After growing up in Lakewood, California, Crawford attended Lakewood High School, where he achieved recognition for his athletic performance; Crawford also was considered one of the nation's best teenage baseball players. The 16th pick overall in the 2013 MLB draft, Crawford began his career with the Philadelphia Phillies as an exceptional defensive infielder and was considered the organization's top prospect for much of his rise through their minor league system. He was promoted to the major league ball club, in 2017, playing at his natural position and third base. Prior to the 2019 season, Crawford was traded to the Mariners.

In 2011, during Crawford's junior year, he was evaluated by Marti Wolever, the assistant general manager of the Philadelphia Phillies. The circ*mstances of Crawford's discovery by the Phillies are inadvertent; by Wolever's account, he first watched the shortstop while scouting another Lakewood prospect, pitcher Shane Watson, whom the Phillies selected with their first-round draft pick in the 2012 Major League Baseball draft. Wolever stated in 2012 "I thought he [Crawford] was one of the best players we saw last year", and anticipated that the prospect would be ready for the major leagues in three or four years. The Phillies selected Crawford in the first round of the 2013 MLB draft, 16th overall, and he signed his first professional baseball contract on June 18, worth $2.30 million.

In 2009, Crawford began attending Lakewood High School. The school's head baseball coach Spud O'Neil recalled Crawford "was 6–2 and skinny as a rail" but recognized his flair defensively, and immediately accommodated the freshman by opening a spot at shortstop—‌Crawford's natural position. Crawford posted several team records; by the end of his senior year, he led in career hits (179), runs scored (162), stolen bases (73) and walks (72). His talents drew the attention of the University of Southern California (USC) which offered Crawford an athletic scholarship to attend and play college baseball for the Trojans. As anticipated, however, Crawford declined the offer and elected to partake in the 2013 MLB draft.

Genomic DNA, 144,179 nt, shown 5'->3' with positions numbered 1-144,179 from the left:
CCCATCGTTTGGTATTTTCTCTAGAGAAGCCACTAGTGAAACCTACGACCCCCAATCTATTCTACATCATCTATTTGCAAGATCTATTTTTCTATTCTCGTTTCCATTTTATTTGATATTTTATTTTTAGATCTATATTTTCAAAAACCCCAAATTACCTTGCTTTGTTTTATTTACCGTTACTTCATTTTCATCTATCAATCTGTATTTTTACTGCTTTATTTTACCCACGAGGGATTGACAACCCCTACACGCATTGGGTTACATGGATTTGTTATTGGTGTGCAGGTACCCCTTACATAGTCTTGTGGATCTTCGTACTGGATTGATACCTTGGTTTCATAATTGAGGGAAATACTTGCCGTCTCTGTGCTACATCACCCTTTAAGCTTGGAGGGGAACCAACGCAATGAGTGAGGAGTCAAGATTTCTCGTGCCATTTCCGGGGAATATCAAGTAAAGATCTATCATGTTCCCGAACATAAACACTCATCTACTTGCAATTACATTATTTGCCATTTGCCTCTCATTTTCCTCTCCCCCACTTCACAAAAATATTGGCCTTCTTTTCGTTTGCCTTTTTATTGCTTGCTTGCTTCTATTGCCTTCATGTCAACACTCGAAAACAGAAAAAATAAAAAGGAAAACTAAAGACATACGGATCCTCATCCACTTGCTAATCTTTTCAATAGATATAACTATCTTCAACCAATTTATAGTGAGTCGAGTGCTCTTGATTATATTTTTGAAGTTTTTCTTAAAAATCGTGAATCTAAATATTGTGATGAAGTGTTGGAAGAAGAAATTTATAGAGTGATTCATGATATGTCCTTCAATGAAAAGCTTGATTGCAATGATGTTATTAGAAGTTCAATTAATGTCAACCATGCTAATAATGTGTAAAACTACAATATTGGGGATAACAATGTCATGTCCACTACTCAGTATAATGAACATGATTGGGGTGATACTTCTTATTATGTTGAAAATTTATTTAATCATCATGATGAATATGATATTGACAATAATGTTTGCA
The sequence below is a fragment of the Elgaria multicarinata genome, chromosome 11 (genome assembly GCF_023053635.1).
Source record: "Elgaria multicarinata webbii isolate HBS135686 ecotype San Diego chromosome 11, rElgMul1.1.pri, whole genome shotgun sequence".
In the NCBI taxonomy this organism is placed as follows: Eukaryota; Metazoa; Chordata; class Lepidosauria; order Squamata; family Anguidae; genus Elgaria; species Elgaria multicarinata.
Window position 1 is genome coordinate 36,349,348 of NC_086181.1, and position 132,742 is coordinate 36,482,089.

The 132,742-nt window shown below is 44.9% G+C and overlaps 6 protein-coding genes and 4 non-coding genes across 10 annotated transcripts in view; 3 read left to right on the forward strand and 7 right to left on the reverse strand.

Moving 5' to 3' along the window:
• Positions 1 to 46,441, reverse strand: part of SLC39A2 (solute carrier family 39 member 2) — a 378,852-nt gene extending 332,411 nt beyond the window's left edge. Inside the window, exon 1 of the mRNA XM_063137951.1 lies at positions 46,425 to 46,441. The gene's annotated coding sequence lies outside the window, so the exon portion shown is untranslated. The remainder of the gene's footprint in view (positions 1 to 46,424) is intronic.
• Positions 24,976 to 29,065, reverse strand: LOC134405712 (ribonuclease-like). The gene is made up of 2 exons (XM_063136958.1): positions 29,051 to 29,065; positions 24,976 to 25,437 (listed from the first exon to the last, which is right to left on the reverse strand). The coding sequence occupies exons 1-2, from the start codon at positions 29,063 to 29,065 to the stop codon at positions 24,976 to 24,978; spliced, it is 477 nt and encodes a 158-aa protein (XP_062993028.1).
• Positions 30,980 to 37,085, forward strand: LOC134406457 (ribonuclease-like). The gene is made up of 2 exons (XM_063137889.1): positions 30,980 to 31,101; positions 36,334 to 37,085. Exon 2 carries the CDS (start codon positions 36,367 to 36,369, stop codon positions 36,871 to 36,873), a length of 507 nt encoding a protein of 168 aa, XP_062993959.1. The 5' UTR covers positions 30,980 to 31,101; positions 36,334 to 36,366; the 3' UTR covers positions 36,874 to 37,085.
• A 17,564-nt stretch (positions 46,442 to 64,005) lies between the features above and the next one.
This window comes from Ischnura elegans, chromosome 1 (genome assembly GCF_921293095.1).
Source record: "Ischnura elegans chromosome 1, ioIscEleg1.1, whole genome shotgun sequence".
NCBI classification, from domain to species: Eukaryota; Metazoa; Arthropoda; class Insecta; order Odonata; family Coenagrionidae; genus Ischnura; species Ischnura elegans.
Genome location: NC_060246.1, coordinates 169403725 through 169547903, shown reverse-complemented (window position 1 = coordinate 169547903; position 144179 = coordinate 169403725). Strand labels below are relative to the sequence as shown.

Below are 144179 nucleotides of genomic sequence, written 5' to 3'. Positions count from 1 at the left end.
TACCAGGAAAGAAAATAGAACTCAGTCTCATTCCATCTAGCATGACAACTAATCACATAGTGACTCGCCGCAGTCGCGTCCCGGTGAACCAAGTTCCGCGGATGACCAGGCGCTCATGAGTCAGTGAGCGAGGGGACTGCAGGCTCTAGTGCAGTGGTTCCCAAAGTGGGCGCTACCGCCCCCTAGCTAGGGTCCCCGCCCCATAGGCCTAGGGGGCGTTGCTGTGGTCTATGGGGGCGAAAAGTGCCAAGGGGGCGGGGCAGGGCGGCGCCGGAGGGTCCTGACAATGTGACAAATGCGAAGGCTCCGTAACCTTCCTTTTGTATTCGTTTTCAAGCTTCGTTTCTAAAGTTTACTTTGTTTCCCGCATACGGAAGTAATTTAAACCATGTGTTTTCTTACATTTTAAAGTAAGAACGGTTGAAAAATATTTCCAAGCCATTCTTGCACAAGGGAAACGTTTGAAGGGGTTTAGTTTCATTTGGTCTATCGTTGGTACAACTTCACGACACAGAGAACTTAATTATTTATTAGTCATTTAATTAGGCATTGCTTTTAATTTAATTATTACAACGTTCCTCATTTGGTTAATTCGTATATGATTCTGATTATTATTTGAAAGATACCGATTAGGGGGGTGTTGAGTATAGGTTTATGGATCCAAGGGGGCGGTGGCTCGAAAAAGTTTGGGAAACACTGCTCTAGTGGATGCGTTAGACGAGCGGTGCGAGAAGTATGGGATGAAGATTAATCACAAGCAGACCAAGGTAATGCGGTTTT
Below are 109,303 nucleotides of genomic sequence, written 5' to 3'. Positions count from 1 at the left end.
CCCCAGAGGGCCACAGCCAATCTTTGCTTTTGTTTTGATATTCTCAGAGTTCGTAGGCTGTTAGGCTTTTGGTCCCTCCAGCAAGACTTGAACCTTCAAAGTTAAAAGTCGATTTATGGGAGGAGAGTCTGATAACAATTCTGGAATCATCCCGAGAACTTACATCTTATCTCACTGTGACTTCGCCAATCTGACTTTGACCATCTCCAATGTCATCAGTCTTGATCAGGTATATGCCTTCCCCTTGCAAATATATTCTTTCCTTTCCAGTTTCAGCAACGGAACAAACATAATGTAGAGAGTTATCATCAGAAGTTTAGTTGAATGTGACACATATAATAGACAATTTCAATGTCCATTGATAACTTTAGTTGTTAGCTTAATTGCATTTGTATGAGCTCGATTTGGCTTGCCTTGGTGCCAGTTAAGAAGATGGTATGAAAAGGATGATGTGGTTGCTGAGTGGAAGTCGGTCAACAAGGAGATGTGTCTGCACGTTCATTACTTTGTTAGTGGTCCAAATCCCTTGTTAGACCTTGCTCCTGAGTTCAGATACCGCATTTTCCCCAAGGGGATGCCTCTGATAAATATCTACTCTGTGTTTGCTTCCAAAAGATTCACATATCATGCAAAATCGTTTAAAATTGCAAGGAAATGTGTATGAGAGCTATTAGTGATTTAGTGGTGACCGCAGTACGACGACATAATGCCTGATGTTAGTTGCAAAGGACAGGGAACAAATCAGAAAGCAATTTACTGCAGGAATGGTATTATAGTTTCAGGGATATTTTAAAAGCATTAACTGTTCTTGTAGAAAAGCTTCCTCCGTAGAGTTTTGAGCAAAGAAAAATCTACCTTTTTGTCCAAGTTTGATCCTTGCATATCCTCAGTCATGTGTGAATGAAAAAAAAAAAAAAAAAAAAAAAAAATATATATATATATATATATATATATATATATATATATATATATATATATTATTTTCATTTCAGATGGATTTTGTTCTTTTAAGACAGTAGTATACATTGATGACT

John Paul Crawford (born January 11, 1995) is an American professional baseball shortstop and third baseman for the Seattle Mariners of Major League Baseball (MLB).

Crawford was born on January 11, 1995 in Long Beach, California to Larry and Beth Crawford; he has two sisters. Larry, a former professional Canadian football defensive back, was a four-time All-Star in the Canadian Football League (CFL) and won the Grey Cup with the BC Lions in the 1980s, while Crawford's mother played collegiate volleyball. Crawford's cousin, Carl Crawford, played in Major League Baseball (MLB). His older sister Eliza, a softball player for California State University, Fullerton, brought the young Crawford with her to batting practices and encouraged him in his pursuits. Thereafter, Crawford was highly involved in baseball programs for urban youth in nearby Compton, including the Urban Youth Academy and Reviving Baseball in Inner Cities. He grew up a Los Angeles Dodgers fan.


J. P. Crawford Biography, Age, Height, Wife, Net Worth, Family (2024)